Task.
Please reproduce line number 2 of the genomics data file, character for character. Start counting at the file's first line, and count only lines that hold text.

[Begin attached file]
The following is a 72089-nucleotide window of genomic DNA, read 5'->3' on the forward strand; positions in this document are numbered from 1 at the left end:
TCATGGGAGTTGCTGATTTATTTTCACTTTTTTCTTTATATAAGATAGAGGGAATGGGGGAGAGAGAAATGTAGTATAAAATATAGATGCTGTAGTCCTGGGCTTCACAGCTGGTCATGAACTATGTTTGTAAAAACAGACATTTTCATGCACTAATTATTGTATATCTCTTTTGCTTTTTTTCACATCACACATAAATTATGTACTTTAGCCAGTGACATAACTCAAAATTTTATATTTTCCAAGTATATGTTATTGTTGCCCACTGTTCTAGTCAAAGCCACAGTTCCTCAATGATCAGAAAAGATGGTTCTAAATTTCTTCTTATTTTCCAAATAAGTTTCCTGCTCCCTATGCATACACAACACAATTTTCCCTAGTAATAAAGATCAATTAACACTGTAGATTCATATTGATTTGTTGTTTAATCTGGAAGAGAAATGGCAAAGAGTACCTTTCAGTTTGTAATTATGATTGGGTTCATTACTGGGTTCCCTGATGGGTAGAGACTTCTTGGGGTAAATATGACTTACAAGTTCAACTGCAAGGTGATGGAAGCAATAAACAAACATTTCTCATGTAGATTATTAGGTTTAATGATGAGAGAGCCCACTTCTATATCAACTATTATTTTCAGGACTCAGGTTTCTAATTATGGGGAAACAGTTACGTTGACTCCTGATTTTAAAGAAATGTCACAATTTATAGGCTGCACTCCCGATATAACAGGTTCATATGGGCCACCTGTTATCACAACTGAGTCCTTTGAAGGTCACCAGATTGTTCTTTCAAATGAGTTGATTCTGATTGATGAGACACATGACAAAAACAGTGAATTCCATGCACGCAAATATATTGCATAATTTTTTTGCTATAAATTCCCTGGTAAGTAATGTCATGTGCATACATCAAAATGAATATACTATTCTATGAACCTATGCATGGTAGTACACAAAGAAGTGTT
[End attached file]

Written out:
TCATGGGAGTTGCTGATTTATTTTCACTTTTTTCTTTATATAAGATAGAGGGAATGGGGGAGAGAGAAATGTAGTATAAAATATAGATGCTGTAGTCCTGGGCTTCACAGCTGGTCATGAACTATGTTTGTAAAAACAGACATTTTCATGCACTAATTATTGTATATCTCTTTTGCTTTTTTTCACATCACACATAAATTATGTACTTTAGCCAGTGACATAACTCAAAATTTTATATTTTCCAAGTATATGTTATTGTTGCCCACTGTTCTAGTCAAAGCCACAGTTCCTCAATGATCAGAAAAGATGGTTCTAAATTTCTTCTTATTTTCCAAATAAGTTTCCTGCTCCCTATGCATACACAACACAATTTTCCCTAGTAATAAAGATCAATTAACACTGTAGATTCATATTGATTTGTTGTTTAATCTGGAAGAGAAATGGCAAAGAGTACCTTTCAGTTTGTAATTATGATTGGGTTCATTACTGGGTTCCCTGATGGGTAGAGACTTCTTGGGGTAAATATGACTTACAAGTTCAACTGCAAGGTGATGGAAGCAATAAACAAACATTTCTCATGTAGATTATTAGGTTTAATGATGAGAGAGCCCACTTCTATATCAACTATTATTTTCAGGACTCAGGTTTCTAATTATGGGGAAACAGTTACGTTGACTCCTGATTTTAAAGAAATGTCACAATTTATAGGCTGCACTCCCGATATAACAGGTTCATATGGGCCACCTGTTATCACAACTGAGTCCTTTGAAGGTCACCAGATTGTTCTTTCAAATGAGTTGATTCTGATTGATGAGACACATGACAAAAACAGTGAATTCCATGCACGCAAATATATTGCATAATTTTTTTGCTATAAATTCCCTGGTAAGTAATGTCATGTGCATACATCAAAATGAATATACTATTCTATGAACCTATGCATGGTAGTACACAAAGAAGTGTT